Winter is one of the best times to go exploring off-road in Atlantic Canada. Especially if you have an off-road specialist, like the 2021 GMC Yukon AT4, at your disposal.
It’s why, on a lazy Sunday afternoon, I went exploring, with a goal of crossing the province without touching asphalt. It was one of those little day trips I had been thinking about for years but a lack of maps and the ever-present ‘maybe next month’ got in the way every time.
Not this time, because conditions were perfect. Frozen ground, a light dusting of snow to fill in some of the worst of the potholes, the bugs of summer are gone for when it’s time to step out for some fresh air or a run with the dog, and some updated satellite imagery. If I didn’t make too many wrong turns among the trees, I could come pretty close to making it.
Along with the latest off-road specialist offering from GMC, the all-new Yukon AT4 with an air suspension lift, magnetic shocks, skid plates, and a special front bumper in case I happened to misjudge a rock or pile of brush.
You don’t need an off-roader like the GMC to explore the province’s extensive network of logging roads, at least not this time of year. You really don’t even need four-wheel drive when there’s no snow, little ice, and the mud has gone hard – you’re on your own in the spring when it all melts.
You just need some slightly more rugged tires than your average passenger car and a little bit of ground clearance. In short, just about any crossover could make this trip and many more like it, you just might go a little bit more slowly. Sure there’s always the ATV, but a crossover is a lot more comfortable and gives you a wider choice of routes home.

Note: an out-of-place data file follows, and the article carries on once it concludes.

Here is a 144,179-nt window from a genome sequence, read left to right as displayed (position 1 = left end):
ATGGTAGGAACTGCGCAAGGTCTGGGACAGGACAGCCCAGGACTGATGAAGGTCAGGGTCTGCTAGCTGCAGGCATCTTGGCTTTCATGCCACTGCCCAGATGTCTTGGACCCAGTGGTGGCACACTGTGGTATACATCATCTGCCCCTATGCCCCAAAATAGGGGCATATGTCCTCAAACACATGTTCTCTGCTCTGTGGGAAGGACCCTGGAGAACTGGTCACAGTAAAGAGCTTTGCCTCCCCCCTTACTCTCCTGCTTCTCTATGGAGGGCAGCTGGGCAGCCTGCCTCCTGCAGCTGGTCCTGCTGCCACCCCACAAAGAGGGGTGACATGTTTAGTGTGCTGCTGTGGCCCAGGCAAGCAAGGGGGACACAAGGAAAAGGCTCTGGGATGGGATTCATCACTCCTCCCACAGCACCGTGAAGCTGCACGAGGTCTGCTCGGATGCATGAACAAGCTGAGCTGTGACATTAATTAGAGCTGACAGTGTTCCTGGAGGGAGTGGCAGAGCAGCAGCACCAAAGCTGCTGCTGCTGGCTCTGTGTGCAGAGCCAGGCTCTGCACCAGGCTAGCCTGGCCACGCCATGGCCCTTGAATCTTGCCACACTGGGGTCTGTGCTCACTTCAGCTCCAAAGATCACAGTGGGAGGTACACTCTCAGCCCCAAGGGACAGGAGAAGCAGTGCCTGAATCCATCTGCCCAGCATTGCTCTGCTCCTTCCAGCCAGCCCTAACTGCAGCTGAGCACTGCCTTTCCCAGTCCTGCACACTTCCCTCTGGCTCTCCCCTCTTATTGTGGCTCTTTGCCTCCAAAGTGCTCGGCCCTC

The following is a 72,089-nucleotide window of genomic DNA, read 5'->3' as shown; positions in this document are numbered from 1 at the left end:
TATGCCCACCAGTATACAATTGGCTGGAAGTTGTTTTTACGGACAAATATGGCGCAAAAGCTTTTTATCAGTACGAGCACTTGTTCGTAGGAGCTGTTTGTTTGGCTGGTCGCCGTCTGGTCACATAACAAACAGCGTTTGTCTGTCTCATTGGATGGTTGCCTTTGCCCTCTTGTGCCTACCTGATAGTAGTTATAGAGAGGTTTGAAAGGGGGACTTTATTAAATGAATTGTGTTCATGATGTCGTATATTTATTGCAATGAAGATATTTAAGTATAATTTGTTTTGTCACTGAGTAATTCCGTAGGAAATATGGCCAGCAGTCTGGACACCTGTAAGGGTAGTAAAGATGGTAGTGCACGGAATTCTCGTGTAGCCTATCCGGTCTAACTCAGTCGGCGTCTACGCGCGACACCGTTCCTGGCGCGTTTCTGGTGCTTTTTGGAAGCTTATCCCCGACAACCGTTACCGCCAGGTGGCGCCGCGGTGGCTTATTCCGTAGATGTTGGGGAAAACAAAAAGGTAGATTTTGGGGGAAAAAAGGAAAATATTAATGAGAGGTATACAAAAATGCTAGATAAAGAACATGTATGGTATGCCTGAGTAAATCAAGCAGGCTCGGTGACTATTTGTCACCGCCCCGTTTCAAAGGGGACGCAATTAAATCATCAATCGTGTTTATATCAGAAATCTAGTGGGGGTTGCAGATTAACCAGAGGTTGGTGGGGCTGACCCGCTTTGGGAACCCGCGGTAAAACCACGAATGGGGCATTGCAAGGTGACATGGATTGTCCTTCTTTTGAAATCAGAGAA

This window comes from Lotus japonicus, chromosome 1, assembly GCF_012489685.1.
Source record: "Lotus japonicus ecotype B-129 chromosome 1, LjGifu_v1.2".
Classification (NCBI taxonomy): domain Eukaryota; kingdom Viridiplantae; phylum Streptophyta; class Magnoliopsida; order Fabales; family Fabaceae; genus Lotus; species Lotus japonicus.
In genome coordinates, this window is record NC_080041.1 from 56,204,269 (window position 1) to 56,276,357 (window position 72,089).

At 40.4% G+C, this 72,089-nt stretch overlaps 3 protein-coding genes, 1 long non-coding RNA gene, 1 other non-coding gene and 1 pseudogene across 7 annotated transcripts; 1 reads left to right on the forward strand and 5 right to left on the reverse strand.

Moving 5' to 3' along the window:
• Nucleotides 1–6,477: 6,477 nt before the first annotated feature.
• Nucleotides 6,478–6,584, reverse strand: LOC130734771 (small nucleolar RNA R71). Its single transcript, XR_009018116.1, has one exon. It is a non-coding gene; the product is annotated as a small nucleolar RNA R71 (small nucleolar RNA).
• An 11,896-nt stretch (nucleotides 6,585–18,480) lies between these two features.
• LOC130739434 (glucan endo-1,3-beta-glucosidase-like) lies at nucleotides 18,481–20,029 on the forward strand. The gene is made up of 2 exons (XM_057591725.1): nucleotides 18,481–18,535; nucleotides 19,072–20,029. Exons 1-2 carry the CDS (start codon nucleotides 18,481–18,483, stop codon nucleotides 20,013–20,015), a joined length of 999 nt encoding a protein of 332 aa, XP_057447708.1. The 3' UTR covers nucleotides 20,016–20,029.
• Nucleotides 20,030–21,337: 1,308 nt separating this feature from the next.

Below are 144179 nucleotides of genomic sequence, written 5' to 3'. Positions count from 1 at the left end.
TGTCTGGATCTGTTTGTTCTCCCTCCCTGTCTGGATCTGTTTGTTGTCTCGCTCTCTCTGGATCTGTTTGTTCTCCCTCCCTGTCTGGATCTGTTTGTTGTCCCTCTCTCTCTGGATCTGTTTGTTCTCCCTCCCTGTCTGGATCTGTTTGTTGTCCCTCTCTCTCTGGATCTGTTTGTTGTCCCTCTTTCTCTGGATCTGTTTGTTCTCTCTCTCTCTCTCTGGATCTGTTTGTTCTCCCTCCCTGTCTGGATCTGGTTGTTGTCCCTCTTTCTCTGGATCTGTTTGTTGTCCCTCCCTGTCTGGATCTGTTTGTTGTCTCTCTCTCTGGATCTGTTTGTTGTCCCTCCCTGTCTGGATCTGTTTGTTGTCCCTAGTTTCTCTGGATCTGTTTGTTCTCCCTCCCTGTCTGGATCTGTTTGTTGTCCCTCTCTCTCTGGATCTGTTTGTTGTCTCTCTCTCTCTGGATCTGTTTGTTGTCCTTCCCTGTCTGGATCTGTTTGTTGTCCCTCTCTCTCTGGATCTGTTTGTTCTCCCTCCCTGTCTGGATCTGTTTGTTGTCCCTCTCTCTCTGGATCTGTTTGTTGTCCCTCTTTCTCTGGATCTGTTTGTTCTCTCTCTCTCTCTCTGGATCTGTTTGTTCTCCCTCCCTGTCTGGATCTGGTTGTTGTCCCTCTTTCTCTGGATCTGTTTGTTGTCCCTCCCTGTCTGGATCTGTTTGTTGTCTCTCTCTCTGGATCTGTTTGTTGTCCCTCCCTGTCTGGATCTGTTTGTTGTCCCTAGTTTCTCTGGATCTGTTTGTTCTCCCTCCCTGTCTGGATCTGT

Slowly isn’t a bad thing, because this isn’t a trip about driving quickly, it’s about taking in the scenery. It’s about exploring seldom-travelled portions of Nova Scotia.
This trip is about getting close to pristine lakes, to old-growth forest, and spying the tracks of animals running and playing where they call home.
Using a lifted 4×4 with a magic ride control suspension, though (Ed. That’s magnetic ride), makes it much more comfortable and means I’m not worrying about getting stuck. And I don’t need to figure out who in my friend group is willing to come out and rescue me.
I wanted to drive until the cell phone signal died then get out and listen. Hear the trees rustling, the ice cracking, and the squirrels scurrying without hearing the constant sounds of civilization. There aren’t many places left, especially in populated provinces, where you can do that. On an unused logging road, you’re a lot more likely to find that serenity.
This trip is about going the wrong way and finding, well, nothing… the silence of nowhere
I’m not going to give you my entire route, not just because this isn’t the kind of trip that should become a well-travelled run or a strange shortcut, but because telling you the roads would be to miss the point.
This is about getting a map and exploring. Going the wrong way, turning around, and trying again. It’s about getting lost and finding, well, not yourself, it’s not that life-changing, but about finding and enjoying nothing.
I will tell you that the trip both started and ended near hydroelectric powerplants, a situation that surprised me since the middle part was marked with clean power as well.
From the top of a remote hill, seeing both new and old renewable electricity sources at the same time was extra special even if I couldn’t capture them in a single photo. It made me wonder when a plug-in hybrid or electric version of this Yukon might arrive to take advantage of our increasing green power network and add to the silence of nowhere.